Tuesday, October 2, 2007

Opposite of recruiting?

Jonathan over at JD2718 is asking how we retain teachers. Although a very good question (I think he probably means how we retain good teachers) to which I would love to get an answer, I have a slightly different question: how do we prevent some people from going into the teaching profession? Some of the students I see who are studying to be teachers are mysteriously passing their courses and will get a degree, but from what I can tell though they are not ready mathematically to teach, and I am not convinced that they enjoy mathematics. I have had conversations about this and the argument I most often hear is that we need to let them pass if they are not totally bad. Because if we don't then we will have such a shortage of teachers that the people who will end up in the classroom will have even less training (read: they'll be much worse) than the ones I'm worried about. However, this problem feeds into the one Jonathan is talking about (well one version of it anyway, the one that encompasses all teachers). If people who come out of our teachers' programs are not ready to be teachers or should not be teachers at all, then they are likely to quit pretty quickly. But that is not necessarily a bad thing. Unfortunately, once again, I do not have a solution.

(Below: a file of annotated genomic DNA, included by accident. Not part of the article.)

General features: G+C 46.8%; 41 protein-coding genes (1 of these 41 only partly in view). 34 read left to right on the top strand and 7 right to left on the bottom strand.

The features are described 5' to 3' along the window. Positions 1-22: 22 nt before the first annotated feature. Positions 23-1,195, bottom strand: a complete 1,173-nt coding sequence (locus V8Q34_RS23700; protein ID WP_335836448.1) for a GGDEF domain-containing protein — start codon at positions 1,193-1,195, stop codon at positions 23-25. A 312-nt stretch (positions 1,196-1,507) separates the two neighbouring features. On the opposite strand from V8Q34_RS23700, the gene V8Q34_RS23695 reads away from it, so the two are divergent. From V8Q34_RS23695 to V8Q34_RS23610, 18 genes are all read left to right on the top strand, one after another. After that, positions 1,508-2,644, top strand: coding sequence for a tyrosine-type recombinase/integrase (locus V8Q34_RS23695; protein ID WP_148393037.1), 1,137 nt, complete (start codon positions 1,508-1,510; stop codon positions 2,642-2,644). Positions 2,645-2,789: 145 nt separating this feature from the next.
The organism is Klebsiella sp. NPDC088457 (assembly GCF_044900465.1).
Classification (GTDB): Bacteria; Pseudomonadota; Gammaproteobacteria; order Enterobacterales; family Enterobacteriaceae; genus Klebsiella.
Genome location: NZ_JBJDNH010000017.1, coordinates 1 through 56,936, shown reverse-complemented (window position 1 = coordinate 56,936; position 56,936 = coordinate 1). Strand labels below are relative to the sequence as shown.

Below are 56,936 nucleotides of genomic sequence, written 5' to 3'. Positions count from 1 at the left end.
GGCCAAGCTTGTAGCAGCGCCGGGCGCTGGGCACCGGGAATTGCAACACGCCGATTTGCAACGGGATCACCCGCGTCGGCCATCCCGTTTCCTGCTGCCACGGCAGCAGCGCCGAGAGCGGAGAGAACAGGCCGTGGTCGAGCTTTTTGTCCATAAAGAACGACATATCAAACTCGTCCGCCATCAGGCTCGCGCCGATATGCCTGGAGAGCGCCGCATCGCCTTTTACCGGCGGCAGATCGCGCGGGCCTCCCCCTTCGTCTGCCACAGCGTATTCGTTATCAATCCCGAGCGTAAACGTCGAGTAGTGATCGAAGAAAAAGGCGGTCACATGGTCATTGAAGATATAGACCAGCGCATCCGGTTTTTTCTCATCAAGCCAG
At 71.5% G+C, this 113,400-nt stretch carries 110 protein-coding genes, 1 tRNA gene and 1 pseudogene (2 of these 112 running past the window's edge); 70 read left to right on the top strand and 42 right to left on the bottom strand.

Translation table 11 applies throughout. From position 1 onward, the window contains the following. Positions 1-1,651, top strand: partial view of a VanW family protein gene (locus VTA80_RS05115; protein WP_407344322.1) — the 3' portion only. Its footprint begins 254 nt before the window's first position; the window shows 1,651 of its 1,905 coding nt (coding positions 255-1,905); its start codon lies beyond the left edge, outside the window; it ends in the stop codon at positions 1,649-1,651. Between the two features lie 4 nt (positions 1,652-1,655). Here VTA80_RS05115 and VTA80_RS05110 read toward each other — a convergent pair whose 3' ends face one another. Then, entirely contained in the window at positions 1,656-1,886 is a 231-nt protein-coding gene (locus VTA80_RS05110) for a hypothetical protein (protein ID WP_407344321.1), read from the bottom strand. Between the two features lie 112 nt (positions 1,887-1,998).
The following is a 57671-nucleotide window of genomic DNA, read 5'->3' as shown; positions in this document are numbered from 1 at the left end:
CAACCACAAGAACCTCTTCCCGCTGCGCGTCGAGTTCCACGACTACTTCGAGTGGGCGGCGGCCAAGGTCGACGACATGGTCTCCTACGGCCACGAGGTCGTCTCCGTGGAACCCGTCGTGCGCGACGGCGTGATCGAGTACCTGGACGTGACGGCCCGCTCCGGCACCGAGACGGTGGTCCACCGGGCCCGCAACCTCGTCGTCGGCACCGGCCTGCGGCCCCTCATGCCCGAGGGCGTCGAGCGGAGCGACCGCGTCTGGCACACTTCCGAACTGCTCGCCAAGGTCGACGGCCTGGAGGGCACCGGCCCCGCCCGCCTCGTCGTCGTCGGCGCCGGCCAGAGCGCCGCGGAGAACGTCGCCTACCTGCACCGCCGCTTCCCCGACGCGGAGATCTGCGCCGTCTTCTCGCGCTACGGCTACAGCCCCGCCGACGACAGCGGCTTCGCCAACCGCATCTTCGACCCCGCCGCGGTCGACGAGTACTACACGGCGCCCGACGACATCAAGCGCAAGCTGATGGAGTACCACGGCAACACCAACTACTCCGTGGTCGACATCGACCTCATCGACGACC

ms. v. said...

Well, what do we do with students in our classes who aren't getting a particular skill? Ideally, we identify the specific problems and provide them with intensive, directed help until they master the skills. That's a little trickier to do when your students are adults, but can schools provide checkpoints and enough rigorous assignments that students get caught in a net and provided with help before they graduate? We have to let go of the idea that everyone progresses at the same pace - learning to teach is a slow process of blooming - and that grad school is just a box to check off on the way to a higher salary.

As for passion... that's a harder one. I would think that programs should be screening candidates at the point of acceptance. Do they convey excitement and passion for teaching AND for their subject material? If not, why take them? Desperation for math teachers is not a good reason! For one thing, being surrounded by teachers who aren't skilled at what they do and/or don't care about the material is a quick way to turn off those who ARE.

But my suggestions are always a little pie-in-the-sky, I realize.

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